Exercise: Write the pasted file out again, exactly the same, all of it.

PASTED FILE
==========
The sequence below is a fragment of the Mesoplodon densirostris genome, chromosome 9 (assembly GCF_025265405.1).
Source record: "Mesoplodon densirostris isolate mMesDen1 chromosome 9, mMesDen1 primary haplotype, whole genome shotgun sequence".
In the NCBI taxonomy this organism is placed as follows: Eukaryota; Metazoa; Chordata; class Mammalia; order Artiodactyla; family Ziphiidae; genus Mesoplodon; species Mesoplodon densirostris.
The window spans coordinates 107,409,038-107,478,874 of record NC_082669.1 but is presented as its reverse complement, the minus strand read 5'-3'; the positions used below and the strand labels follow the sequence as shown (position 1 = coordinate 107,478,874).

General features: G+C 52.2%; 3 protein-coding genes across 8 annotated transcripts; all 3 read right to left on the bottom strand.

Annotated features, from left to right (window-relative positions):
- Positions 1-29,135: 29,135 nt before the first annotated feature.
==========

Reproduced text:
The sequence below is a fragment of the Mesoplodon densirostris genome, chromosome 9 (assembly GCF_025265405.1).
Source record: "Mesoplodon densirostris isolate mMesDen1 chromosome 9, mMesDen1 primary haplotype, whole genome shotgun sequence".
In the NCBI taxonomy this organism is placed as follows: Eukaryota; Metazoa; Chordata; class Mammalia; order Artiodactyla; family Ziphiidae; genus Mesoplodon; species Mesoplodon densirostris.
The window spans coordinates 107,409,038-107,478,874 of record NC_082669.1 but is presented as its reverse complement, the minus strand read 5'-3'; the positions used below and the strand labels follow the sequence as shown (position 1 = coordinate 107,478,874).

General features: G+C 52.2%; 3 protein-coding genes across 8 annotated transcripts; all 3 read right to left on the bottom strand.

Annotated features, from left to right (window-relative positions):
- Positions 1-29,135: 29,135 nt before the first annotated feature.